Romania could do with a genius today. If the country's economic future looks grim, then the prospects for Romanian football, once so vibrant, appear equally bleak. For all its social and political ills — and despite the endemic match-fixing and allegations of drug-taking which tainted the era — communism raised the status of Romanian football; Steaua Bucharest were briefly one of Europe's great clubs, beating Barcelona to win the European Cup in 1986, as well as reaching another final and a semi-final. The 1994 World Cup, when Hagi led the last generation to emerge from the communist system to within Dan Petrescu's missed penalty of the semi-final, was the national team's finest hour, but Romania regularly reached the knockout stages of tournaments until Euro 2000, as England fans will painfully recall. Yet the present generation finished fifth in their group in their last World Cup qualifying campaign. With the team struggling to qualify for the Euro 2012 finals, it's safe to assume that border guards along Romania's frontier with Ukraine are in for a quiet summer.

Liviu blames the same talent drain that drives young, educated and ambitious Romanians west for the country's declining football fortunes. "You need to keep the young players in Romania, getting the games and the experience — just playing and playing. But now the agent is taking them to Italy and Spain at 18 or 19 and they're not getting a game. Once they're sitting on a subs' bench you've lost them. They're selling the young people — it's modern slavery."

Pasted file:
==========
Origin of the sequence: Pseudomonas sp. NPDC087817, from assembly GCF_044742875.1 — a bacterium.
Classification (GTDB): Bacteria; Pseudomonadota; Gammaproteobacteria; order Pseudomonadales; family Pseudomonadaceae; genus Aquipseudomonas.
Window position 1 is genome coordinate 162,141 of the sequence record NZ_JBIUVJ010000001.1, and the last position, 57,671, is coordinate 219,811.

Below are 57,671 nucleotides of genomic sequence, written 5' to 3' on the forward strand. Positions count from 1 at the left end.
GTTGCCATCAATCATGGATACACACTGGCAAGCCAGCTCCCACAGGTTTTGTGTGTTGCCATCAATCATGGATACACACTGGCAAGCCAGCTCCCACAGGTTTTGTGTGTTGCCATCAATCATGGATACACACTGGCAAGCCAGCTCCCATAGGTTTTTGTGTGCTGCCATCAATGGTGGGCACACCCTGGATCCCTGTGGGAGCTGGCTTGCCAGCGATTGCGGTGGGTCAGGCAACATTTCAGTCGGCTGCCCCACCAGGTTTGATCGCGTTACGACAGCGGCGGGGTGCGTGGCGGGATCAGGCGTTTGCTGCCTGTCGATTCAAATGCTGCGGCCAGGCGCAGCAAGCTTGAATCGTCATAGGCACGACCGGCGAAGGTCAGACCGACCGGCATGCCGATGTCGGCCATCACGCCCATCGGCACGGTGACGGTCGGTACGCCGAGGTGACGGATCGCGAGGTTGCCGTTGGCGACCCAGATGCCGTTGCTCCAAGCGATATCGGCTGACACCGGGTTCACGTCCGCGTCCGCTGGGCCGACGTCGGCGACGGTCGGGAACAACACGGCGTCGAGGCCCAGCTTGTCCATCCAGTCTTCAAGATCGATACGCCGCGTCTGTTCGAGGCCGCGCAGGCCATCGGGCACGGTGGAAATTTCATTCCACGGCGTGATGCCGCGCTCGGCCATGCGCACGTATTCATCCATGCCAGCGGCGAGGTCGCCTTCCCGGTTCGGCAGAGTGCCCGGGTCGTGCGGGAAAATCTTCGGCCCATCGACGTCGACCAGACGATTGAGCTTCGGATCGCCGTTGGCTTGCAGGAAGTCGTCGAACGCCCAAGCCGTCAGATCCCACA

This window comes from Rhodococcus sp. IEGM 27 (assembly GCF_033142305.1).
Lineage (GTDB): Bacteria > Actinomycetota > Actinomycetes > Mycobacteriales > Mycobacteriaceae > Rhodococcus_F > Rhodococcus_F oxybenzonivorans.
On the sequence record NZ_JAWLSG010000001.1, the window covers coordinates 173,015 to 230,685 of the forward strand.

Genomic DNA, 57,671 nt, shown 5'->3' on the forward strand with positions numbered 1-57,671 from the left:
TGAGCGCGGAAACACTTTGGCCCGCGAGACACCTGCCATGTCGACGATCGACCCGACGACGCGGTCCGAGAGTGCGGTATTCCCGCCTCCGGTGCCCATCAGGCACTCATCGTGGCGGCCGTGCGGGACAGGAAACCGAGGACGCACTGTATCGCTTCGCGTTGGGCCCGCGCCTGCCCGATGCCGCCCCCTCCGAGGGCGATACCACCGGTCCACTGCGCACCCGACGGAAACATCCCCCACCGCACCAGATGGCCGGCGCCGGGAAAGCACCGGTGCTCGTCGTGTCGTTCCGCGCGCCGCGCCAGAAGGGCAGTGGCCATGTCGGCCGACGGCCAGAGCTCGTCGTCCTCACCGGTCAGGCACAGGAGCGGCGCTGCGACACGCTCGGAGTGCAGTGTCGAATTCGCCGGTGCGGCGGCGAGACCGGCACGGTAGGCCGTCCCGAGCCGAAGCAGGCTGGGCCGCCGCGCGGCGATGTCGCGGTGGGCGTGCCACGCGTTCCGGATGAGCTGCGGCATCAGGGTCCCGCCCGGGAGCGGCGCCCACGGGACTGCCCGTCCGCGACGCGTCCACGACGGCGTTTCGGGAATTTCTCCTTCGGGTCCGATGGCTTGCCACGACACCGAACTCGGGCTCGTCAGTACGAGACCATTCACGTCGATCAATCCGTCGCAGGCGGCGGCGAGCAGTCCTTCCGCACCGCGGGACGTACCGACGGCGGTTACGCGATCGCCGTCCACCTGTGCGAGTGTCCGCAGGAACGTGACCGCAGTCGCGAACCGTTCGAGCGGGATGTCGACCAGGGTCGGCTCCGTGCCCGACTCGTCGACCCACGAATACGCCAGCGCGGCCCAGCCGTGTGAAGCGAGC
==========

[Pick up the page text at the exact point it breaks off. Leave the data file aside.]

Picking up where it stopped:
Real Romania, at least, are flying the flag for their country's footballing pedigree with more success than their professional counterparts. A 2-1 revenge win over Lapton at the beginning of April, followed by a 6-4 victory over their nearest challengers FC Metwin, sets them up to clinch the title, inevitably yet anticlimactically, by that classic Sunday league scoreline: a 'walkover' in their final fixture of the season against phantom opponents Woodgrange Rovers, a team who haven't turned up for a game since 9 January. Already twice the age of some of the teenagers running around them on a weekly basis, Romania's senior players were probably grateful for the morning off. "Every summer, I say I'm not going to do that again," says Liviu with the resignation of someone who knows, despite the aches and strains, he'll be back in training come August, especially with a title defence to be plotted. "Because I miss my family on a Sunday. You spend a lot of time on the phone to the players, sorting out injuries or finding them work."

As for Luci, retiring gracefully, he concedes, is not an option: "I'll turn up one day and just embarrass myself in front of these kids. But I'm still mad to play; I play Tuesdays five-a-side, Fridays we have training, Saturdays seven-a-side and Sundays here. I work half-seven to five o'clock, even Saturday. My family sees me at night when I am in bed, but they understand me, thank God for that. I've got football in my blood, you know. I can't give it up."